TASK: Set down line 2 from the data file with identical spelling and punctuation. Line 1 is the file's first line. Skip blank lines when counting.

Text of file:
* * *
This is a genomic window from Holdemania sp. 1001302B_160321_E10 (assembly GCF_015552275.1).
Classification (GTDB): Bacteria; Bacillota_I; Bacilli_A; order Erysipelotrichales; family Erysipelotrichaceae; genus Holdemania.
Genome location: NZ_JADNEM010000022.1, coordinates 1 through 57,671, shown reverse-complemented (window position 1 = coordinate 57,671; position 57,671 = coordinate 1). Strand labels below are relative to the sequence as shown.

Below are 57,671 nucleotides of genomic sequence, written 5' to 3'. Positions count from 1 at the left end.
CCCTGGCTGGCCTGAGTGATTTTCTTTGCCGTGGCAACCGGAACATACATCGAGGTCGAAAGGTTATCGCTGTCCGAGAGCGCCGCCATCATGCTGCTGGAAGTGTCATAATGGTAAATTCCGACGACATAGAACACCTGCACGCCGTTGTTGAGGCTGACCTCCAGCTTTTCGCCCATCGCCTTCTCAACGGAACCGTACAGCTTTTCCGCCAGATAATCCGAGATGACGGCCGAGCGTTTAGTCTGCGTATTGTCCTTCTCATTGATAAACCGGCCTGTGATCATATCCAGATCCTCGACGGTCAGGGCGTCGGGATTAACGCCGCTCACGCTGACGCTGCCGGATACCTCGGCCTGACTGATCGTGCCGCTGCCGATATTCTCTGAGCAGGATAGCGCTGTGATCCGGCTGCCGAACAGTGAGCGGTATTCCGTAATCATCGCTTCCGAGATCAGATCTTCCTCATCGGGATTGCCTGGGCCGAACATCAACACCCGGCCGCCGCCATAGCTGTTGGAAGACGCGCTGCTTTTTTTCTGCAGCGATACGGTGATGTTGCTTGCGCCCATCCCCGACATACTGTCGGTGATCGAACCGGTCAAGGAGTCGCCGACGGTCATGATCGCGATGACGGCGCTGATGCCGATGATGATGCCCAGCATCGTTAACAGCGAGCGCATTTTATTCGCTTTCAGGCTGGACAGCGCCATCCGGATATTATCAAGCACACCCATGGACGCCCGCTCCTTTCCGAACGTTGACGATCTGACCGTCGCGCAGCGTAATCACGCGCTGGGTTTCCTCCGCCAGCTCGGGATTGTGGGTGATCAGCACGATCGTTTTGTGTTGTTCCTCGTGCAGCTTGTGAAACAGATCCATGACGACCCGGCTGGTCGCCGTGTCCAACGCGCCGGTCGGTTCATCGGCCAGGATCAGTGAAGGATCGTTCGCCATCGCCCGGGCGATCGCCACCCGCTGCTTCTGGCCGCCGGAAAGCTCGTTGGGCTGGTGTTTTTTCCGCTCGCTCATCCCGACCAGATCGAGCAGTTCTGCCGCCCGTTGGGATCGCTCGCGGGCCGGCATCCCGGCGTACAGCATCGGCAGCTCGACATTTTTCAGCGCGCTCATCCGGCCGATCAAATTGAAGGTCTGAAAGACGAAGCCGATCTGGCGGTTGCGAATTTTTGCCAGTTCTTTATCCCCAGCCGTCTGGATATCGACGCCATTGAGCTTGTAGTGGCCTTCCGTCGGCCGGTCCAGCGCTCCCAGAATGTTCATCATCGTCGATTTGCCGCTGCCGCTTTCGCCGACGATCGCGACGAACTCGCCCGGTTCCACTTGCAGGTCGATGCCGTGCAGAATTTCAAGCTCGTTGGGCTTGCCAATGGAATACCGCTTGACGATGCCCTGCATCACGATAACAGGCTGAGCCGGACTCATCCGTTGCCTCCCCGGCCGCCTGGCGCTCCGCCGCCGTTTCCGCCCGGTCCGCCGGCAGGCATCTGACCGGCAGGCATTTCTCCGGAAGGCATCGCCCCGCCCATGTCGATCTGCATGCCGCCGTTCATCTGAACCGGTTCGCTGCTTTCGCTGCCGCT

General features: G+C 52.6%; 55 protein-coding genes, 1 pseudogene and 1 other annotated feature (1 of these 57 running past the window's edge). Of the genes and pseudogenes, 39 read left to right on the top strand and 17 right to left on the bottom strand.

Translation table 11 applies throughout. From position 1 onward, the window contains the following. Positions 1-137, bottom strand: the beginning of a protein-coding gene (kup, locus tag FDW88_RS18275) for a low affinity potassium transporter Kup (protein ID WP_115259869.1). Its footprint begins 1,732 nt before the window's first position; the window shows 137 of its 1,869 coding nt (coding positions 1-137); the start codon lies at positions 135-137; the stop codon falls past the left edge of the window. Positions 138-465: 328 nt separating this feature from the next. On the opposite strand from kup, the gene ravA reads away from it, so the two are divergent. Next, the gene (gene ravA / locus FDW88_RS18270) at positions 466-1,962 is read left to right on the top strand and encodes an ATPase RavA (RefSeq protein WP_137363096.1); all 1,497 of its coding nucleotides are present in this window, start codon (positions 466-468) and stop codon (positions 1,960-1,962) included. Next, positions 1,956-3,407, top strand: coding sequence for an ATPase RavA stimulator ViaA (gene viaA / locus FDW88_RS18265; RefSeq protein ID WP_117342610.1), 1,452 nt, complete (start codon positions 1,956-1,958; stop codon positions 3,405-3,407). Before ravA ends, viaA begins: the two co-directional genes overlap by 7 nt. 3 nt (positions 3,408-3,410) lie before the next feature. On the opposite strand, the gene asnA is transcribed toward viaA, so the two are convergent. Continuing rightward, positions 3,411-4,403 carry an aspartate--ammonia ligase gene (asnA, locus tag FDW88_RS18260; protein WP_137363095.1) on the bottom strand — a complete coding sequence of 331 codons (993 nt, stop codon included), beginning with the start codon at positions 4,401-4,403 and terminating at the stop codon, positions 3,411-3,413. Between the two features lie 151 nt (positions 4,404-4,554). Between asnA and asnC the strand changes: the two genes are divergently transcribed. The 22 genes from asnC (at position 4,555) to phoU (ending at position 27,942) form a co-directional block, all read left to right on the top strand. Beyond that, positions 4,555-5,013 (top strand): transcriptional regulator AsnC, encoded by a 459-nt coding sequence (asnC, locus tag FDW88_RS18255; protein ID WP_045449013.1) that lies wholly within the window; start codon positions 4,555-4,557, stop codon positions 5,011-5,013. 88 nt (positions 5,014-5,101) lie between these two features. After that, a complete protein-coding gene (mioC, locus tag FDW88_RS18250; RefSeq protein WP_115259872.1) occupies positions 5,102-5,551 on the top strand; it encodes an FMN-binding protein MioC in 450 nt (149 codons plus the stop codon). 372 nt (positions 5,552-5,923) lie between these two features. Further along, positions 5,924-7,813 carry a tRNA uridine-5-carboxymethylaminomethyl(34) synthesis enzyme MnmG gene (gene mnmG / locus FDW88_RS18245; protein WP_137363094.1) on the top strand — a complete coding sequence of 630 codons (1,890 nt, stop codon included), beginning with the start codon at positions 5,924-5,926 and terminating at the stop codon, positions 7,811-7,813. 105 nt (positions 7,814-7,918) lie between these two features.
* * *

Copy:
Classification (GTDB): Bacteria; Bacillota_I; Bacilli_A; order Erysipelotrichales; family Erysipelotrichaceae; genus Holdemania.